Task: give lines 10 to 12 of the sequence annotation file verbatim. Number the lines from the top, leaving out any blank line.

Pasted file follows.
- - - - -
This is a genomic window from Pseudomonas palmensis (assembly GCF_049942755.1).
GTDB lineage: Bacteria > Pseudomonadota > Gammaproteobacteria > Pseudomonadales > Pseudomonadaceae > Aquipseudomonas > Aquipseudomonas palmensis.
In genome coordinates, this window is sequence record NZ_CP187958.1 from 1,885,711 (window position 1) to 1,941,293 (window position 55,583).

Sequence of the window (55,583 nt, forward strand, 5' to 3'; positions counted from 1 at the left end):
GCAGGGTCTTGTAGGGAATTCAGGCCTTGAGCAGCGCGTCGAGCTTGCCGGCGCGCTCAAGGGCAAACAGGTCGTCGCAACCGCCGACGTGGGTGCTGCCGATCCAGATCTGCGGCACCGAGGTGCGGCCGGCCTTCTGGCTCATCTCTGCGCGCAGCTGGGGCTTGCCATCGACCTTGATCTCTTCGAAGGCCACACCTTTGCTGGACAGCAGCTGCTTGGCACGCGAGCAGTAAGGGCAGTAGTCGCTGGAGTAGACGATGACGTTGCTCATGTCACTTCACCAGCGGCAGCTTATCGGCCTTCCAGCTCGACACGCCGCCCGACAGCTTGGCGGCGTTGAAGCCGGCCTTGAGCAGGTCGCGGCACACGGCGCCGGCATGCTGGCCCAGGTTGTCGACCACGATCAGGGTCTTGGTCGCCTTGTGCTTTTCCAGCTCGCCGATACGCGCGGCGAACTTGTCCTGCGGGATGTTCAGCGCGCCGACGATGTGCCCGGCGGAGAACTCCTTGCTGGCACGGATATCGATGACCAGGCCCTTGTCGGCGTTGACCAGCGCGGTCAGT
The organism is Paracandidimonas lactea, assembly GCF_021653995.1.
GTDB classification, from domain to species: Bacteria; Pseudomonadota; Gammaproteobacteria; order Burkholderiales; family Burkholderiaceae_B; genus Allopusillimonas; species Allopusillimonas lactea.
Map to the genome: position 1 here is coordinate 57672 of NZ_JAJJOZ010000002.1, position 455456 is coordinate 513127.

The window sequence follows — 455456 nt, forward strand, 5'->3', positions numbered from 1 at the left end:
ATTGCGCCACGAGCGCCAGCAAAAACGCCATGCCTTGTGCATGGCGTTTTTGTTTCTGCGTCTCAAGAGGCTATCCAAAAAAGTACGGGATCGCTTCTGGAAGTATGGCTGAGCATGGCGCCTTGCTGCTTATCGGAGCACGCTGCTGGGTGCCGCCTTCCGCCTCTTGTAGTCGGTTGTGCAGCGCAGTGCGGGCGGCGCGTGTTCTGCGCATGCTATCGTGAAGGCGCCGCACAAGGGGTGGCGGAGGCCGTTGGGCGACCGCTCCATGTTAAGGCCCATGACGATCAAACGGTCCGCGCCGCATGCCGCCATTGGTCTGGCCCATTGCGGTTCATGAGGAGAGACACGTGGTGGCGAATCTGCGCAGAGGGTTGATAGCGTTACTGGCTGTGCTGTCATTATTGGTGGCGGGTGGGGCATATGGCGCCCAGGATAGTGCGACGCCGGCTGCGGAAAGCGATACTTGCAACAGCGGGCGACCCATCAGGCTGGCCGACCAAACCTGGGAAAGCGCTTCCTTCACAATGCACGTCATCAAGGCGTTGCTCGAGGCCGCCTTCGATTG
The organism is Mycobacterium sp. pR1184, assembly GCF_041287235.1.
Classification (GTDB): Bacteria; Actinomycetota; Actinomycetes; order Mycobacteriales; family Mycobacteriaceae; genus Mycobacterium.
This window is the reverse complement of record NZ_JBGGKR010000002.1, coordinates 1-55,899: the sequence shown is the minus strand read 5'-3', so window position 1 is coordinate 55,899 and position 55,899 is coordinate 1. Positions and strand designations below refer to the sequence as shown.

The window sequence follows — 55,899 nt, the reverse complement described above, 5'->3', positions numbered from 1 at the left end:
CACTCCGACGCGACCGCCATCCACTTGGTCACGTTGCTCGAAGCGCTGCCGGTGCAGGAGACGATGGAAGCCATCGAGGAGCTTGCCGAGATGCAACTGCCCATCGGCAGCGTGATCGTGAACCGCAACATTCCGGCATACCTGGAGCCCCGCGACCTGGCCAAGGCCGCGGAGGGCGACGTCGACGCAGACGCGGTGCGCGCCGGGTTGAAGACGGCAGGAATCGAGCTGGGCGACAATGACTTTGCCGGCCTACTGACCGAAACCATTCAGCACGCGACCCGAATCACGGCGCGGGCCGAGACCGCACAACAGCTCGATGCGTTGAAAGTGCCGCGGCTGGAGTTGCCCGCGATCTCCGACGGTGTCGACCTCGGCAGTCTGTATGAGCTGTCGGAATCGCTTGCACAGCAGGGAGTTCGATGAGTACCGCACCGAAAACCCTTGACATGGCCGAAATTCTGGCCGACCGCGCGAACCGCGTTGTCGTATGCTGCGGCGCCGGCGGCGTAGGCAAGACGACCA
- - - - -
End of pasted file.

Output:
ATTGCGCCACGAGCGCCAGCAAAAACGCCATGCCTTGTGCATGGCGTTTTTGTTTCTGCGTCTCAAGAGGCTATCCAAAAAAGTACGGGATCGCTTCTGGAAGTATGGCTGAGCATGGCGCCTTGCTGCTTATCGGAGCACGCTGCTGGGTGCCGCCTTCCGCCTCTTGTAGTCGGTTGTGCAGCGCAGTGCGGGCGGCGCGTGTTCTGCGCATGCTATCGTGAAGGCGCCGCACAAGGGGTGGCGGAGGCCGTTGGGCGACCGCTCCATGTTAAGGCCCATGACGATCAAACGGTCCGCGCCGCATGCCGCCATTGGTCTGGCCCATTGCGGTTCATGAGGAGAGACACGTGGTGGCGAATCTGCGCAGAGGGTTGATAGCGTTACTGGCTGTGCTGTCATTATTGGTGGCGGGTGGGGCATATGGCGCCCAGGATAGTGCGACGCCGGCTGCGGAAAGCGATACTTGCAACAGCGGGCGACCCATCAGGCTGGCCGACCAAACCTGGGAAAGCGCTTCCTTCACAATGCACGTCATCAAGGCGTTGCTCGAGGCCGCCTTCGATTG
The organism is Mycobacterium sp. pR1184, assembly GCF_041287235.1.
Classification (GTDB): Bacteria; Actinomycetota; Actinomycetes; order Mycobacteriales; family Mycobacteriaceae; genus Mycobacterium.